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Nat Rev Gastroenterol Hepatol. 2015 Aug;12(8):446-57. doi: 10.1038/nrgastro.2015.111. Epub 2015 Jun 30.

Secretory diarrhoea: mechanisms and emerging therapies.

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Division of Gastroenterology, Hepatology and Nutrition, Children's Hospital Boston, Harvard Medical School, 300 Longwood Avenue, Boston, MA 02115, USA.
Departments of Physiology and Medicine, Division of Gastroenterology, Johns Hopkins University School of Medicine, Ross 925, 720 Rutland Avenue, Baltimore, MD 21205, USA.
Departments of Medicine and Physiology, 1246 Health Sciences East Tower, University of California, 500 Parnassus Avenue, San Francisco, CA 94143, USA.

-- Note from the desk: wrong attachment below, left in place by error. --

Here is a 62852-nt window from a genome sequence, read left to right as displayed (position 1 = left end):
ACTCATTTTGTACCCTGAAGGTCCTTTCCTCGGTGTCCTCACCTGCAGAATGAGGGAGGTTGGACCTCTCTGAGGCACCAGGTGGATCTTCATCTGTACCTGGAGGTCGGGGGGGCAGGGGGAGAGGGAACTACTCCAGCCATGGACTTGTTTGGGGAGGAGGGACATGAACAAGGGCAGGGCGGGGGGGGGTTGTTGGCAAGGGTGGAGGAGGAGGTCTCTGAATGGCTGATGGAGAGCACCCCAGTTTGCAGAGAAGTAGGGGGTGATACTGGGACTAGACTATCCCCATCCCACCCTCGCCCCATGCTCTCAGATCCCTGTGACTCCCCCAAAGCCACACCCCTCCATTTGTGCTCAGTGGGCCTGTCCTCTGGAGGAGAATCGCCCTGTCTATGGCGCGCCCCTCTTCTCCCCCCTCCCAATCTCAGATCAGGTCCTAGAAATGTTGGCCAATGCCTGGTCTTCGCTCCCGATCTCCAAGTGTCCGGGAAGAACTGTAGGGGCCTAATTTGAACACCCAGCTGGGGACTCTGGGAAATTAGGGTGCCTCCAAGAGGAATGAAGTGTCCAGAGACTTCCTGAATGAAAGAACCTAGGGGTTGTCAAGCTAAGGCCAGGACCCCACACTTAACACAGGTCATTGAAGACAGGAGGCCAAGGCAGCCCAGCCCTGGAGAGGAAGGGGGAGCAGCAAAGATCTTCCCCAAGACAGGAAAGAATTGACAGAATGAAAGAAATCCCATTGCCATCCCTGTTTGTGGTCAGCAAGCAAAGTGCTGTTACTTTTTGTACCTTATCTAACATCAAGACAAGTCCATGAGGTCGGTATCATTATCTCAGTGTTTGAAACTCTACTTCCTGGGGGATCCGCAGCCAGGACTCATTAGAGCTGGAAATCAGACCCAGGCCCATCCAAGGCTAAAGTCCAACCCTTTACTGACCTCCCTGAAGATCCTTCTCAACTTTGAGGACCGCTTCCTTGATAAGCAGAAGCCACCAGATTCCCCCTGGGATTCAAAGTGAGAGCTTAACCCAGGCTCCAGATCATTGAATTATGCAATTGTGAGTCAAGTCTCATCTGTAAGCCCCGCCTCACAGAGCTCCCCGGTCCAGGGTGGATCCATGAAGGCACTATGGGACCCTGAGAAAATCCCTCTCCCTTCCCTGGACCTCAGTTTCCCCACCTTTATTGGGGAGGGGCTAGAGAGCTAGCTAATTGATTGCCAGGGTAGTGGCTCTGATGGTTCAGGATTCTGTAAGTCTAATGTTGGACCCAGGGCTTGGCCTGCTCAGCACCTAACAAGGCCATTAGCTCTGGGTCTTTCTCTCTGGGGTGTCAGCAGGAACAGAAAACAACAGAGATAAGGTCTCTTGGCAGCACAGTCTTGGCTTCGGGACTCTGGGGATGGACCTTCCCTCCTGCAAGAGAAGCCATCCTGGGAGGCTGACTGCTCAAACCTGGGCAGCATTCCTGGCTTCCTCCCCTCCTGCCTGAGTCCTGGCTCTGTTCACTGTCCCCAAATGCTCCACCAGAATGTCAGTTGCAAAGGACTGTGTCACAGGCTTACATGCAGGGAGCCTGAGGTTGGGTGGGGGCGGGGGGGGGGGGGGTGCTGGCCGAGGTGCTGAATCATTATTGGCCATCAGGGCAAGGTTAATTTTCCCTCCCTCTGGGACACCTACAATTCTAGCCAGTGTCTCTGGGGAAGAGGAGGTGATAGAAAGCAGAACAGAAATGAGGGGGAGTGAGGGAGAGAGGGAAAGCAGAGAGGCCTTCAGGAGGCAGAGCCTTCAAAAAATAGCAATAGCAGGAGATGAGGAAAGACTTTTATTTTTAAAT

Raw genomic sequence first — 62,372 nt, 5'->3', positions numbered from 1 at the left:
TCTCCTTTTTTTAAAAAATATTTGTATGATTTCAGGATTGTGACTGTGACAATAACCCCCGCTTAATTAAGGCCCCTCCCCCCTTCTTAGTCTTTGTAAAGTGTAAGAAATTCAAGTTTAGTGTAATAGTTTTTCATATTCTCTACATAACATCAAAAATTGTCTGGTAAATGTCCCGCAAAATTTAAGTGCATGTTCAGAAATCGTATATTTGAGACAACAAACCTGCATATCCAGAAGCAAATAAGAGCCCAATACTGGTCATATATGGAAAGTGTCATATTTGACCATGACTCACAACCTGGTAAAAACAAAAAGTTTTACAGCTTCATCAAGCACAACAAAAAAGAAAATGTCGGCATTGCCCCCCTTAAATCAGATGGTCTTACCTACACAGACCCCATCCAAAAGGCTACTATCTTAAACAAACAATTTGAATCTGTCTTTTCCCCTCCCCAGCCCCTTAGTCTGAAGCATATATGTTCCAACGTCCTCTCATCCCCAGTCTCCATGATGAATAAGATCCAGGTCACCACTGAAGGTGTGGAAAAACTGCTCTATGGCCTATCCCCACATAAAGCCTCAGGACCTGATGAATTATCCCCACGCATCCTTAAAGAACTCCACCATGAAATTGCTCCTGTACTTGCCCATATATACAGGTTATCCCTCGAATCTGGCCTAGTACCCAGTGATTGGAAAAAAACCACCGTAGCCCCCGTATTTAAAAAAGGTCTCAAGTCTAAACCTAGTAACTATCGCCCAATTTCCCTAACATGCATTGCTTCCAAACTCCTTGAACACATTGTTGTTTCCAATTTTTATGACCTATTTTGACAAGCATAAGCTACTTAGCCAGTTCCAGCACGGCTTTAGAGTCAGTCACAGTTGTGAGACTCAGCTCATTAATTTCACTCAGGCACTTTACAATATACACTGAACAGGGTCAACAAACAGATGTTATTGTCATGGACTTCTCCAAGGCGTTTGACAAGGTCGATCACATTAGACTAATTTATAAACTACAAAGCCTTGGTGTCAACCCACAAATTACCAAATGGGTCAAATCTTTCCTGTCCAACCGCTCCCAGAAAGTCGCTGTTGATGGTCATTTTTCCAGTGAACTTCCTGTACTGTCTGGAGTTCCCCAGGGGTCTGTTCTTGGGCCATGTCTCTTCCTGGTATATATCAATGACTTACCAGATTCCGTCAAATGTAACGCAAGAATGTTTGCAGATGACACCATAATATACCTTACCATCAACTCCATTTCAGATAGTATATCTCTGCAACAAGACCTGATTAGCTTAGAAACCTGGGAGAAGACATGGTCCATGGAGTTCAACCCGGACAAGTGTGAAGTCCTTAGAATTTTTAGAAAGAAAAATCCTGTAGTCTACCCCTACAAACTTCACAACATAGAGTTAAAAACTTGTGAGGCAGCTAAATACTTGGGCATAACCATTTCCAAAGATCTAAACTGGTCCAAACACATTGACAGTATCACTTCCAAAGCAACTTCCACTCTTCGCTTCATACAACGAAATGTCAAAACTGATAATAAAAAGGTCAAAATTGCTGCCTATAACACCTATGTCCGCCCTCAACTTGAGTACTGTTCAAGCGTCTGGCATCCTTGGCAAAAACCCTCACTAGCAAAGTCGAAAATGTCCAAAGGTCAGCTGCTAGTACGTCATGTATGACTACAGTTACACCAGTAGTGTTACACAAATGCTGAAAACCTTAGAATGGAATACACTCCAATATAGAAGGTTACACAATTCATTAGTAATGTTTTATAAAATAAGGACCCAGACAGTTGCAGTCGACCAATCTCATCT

Diarrhoeal disease remains a major health burden worldwide. Secretory diarrhoeas are caused by certain bacterial and viral infections, inflammatory processes, drugs and genetic disorders. Fluid secretion across the intestinal epithelium in secretory diarrhoeas involves multiple ion and solute transporters, as well as activation of cyclic nucleotide and Ca(2+) signalling pathways. In many secretory diarrhoeas, activation of Cl(-) channels in the apical membrane of enterocytes, including the cystic fibrosis transmembrane conductance regulator and Ca(2+)-activated Cl(-) channels, increases fluid secretion, while inhibition of Na(+) transport reduces fluid absorption. Current treatment of diarrhoea includes replacement of fluid and electrolyte losses using oral rehydration solutions, and drugs targeting intestinal motility or fluid secretion. Therapeutics in the development pipeline target intestinal ion channels and transporters, regulatory proteins and cell surface receptors. This Review describes pathogenic mechanisms of secretory diarrhoea, current and emerging therapeutics, and the challenges in developing antidiarrhoeal therapeutics.

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